Heavy-vehicle drivers' crash risk assessed

by Rob Payne
The study found a correlation between driving between midnight and 5:59am and a heightened risk of crashing. Credit: Tony Bowden

New research involving the Curtin-Monash Accident Research Centre has found that sleep apnea, while highly prevalent among heavy-vehicle drivers, is not associated with an increase in crashes.

However, the study did find a correlation between driving between midnight and 5:59am and a heightened risk of crashing, as well as driving for more than four hours without a break.

Curtin University Professor Lyn Meuleners says investigating is vital given the significant overrepresentation of heavy vehicles in road deaths in Australia and internationally.

"Surveys of long-distance heavy-vehicle have found that excessive sleepiness is associated with overtime work, irregular schedules and a predominance of night-time driving," she says.

"These situations expose drivers to prolonged periods of wakefulness, prolonged periods of driving and circadian [body clock] factors known to increase the propensity to sleep.

"To date, however, many of the reported studies have not adjusted for factors related to the driver's quality or quantity of sleep prior to a crash, nor for the presence of a concomitant sleep disorder."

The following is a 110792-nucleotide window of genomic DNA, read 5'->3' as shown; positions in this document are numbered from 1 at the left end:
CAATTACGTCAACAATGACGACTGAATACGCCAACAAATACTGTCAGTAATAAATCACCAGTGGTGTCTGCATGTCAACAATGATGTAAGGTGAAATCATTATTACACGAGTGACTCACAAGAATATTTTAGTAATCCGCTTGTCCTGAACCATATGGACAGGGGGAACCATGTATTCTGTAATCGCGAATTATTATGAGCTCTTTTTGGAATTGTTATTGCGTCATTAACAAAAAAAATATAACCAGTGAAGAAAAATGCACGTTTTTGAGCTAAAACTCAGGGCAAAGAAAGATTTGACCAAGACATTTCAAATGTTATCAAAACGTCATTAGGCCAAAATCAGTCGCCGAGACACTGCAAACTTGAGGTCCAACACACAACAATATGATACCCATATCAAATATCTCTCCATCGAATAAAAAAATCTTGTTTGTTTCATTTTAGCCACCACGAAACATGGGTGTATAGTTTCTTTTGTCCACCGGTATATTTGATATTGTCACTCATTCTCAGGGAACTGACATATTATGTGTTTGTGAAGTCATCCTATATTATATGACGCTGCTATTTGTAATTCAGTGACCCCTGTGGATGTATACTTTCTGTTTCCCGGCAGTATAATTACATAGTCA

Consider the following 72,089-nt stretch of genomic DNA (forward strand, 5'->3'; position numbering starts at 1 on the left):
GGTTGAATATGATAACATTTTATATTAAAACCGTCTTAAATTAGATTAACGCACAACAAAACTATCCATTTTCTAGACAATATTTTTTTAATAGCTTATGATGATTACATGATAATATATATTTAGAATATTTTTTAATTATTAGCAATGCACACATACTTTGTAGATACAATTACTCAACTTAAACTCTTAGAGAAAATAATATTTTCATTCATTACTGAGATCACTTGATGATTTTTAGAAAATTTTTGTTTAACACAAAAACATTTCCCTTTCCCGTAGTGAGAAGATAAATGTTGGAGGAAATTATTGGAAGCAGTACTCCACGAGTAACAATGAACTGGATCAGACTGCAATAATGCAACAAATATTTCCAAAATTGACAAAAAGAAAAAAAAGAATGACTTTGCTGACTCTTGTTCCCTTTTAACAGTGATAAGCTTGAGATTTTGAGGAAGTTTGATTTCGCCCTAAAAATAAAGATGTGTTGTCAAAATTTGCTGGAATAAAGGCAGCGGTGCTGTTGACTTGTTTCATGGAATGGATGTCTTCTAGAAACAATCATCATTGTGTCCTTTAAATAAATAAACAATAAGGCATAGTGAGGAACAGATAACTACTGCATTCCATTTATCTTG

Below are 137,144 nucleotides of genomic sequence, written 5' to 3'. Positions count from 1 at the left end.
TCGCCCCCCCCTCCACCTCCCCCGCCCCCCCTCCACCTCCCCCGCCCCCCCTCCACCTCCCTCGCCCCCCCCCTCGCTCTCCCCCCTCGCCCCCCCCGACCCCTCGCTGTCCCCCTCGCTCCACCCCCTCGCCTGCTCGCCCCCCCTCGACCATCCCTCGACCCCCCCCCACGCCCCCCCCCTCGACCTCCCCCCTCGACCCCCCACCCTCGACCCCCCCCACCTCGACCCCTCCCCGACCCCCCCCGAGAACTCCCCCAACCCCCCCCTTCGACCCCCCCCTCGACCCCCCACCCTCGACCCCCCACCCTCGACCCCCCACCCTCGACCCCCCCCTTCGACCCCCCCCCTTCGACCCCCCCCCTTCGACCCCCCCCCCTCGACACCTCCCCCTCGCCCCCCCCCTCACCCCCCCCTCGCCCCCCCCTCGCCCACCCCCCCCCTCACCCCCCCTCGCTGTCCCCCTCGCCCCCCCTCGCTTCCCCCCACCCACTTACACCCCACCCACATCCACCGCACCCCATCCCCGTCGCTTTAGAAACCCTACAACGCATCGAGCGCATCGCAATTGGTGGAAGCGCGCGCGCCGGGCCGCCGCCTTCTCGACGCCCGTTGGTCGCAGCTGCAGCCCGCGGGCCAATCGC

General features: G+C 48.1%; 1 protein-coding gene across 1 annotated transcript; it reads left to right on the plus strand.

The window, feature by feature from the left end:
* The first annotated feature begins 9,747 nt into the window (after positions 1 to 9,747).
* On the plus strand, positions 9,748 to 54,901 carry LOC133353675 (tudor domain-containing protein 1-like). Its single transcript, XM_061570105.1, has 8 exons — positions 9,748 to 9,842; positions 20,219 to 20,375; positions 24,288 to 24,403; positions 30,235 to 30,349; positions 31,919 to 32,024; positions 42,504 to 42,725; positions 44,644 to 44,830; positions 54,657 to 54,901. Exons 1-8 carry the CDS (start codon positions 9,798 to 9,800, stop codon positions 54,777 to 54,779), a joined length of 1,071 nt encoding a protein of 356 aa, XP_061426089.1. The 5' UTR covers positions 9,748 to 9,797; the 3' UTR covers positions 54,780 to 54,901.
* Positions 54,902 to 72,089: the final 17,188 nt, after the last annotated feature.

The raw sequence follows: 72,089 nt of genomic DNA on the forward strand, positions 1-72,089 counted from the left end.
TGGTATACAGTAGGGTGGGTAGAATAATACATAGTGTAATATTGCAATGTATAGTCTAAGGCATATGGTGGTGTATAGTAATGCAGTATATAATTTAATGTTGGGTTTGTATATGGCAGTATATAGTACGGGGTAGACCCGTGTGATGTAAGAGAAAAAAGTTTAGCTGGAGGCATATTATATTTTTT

To look at these factors, researchers recruited 530 heavy-vehicle drivers who had recently crashed and 517 who had not from New South Wales and Western Australia.

The drivers filled out a 40-minute questionnaire relating to vehicle, employer and personal information, including health status, drug/alcohol use, sleep quantity and quality and self-reported measures of sleepiness.

Drivers then used a diagnostic device overnight to test for obstructive .

Research leader Professor Mark Stevenson of the Monash University Accident Research Centre says the results do not indicate sleep apnea to be a factor in crashes.

"Rates of sleep apnea as predicted by the portable monitor were not different between the two driver groups, with 'likely severe' sleep apnea being observed in 19 per cent of case drivers and 16 per cent of control drivers," he says.

"Scores from the Multivariate Apnea Prediction Index indicated that 'likely' sleep apnea, regardless of severity, was observed in 38 per cent of case drivers and 47 per cent of control drivers."

The study did show less-experienced drivers to be three times more likely to be involved in a crash compared with experienced drivers, and a greater than three-fold risk of crashing between midnight and 5:59am as compared with 6am to 12pm.

Drivers who used caffeinated drinks had three times lower odds of crashing, which is intriguing given that only 30 per cent of drivers involved in a crash reported consuming any caffeinated substances in the last month, compared with 56 per cent of non-crash drivers.

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